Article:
The OFHEO review, involving nearly 8 million pages of documents, details what the agency calls an arrogant and unethical corporate culture. From 1998 to mid-2004, the smooth growth in profits and precisely-hit earnings targets each quarter reported by Fannie Mae were “illusions” deliberately created by senior management using faulty accounting, the report says.

The accounting manipulation tied to executives’ bonuses occurred from 1998 to 2004, according to the report, a much longer period than was previously known.

Lest any not know it, Franklin Raines was a Clinton appointee.

A Wikipedia article (we’ll see how soon it takes to purge it!) talking about the Clinton years is extremely informative in the current ruinous aftermath:

The Clinton Administration’s regulatory revisions [1] with an effective starting date of January 31, 1995 were credited with substantially increasing the number and aggregate amount of loans to small businesses and to low- and moderate-income borrowers for home loans. Part of the increase in home loans was due to increased efficiency and the genesis of lenders, like Countrywide, that do not mitigate loan risk with savings deposits as do traditional banks using the new subprime authorization. This is known as the secondary market for mortgage loans. The revisions allowed the securitization of CRA loans containing subprime mortgages. The first public securitization of CRA loans started in 1997 by Bear Stearns. [2] The number of CRA mortgage loans increased by 39 percent between 1993 and 1998, while other loans increased by only 17 percent. [3] [4]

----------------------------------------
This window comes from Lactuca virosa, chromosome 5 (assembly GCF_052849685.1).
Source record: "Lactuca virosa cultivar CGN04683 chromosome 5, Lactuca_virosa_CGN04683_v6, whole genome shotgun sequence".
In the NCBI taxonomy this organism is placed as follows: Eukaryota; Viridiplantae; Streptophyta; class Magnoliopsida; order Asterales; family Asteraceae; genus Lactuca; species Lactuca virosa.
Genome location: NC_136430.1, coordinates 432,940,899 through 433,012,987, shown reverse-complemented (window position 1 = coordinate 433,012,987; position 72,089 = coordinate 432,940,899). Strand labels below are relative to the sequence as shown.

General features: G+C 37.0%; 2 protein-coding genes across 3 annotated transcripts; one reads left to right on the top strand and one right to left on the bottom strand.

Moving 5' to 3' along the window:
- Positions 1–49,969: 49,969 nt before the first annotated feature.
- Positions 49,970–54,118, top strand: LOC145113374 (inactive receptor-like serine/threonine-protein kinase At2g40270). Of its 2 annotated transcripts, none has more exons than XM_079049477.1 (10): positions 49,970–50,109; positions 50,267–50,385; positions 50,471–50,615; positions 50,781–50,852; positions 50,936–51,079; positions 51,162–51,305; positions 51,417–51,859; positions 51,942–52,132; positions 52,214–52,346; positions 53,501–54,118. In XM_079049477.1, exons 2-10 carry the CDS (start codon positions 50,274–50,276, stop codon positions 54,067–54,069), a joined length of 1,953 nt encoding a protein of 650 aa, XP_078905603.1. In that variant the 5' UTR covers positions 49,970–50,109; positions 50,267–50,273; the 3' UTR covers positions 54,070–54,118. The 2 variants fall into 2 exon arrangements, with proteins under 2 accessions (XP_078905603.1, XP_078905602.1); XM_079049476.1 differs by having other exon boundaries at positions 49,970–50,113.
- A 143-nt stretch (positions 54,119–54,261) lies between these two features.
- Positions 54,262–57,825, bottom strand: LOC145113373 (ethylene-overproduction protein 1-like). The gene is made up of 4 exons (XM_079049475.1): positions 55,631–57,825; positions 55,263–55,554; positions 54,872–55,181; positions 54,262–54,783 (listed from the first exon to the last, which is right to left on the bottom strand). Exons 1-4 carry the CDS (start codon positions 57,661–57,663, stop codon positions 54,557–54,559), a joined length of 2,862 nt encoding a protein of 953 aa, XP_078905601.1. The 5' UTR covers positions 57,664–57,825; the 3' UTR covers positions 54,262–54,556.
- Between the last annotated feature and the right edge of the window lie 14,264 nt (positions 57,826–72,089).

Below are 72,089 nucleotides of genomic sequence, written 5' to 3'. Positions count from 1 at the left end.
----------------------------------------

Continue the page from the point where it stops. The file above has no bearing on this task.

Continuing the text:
Bill Clinton walks off the stage as the conquering hero in the mythical narrative of the liberal media, but IT WAS THESE VERY LOANS BY THESE VERY LENDERS THAT RESULTED IN THE DISASTER WE ARE NOW SUFFERING.

President Bush tried to reform Fannie Mae, Freddie Mac, and the entire housing finance industry before it was too late:

New Agency Proposed to Oversee Freddie Mac and Fannie Mae

By STEPHEN LABATON
Published: September 11, 2003

The Bush administration today recommended the most significant regulatory overhaul in the housing finance industry since the savings and loan crisis a decade ago.

Under the plan, disclosed at a Congressional hearing today, a new agency would be created within the Treasury Department to assume supervision of Fannie Mae and Freddie Mac, the government-sponsored companies that are the two largest players in the mortgage lending industry.

The new agency would have the authority, which now rests with Congress, to set one of the two capital-reserve requirements for the companies. It would exercise authority over any new lines of business. And it would determine whether the two are adequately managing the risks of their ballooning portfolios.

But his effort to reform the housing finance industry by reforming Fannie Mae and Freddie Mac was blockedBY DEMOCRATS.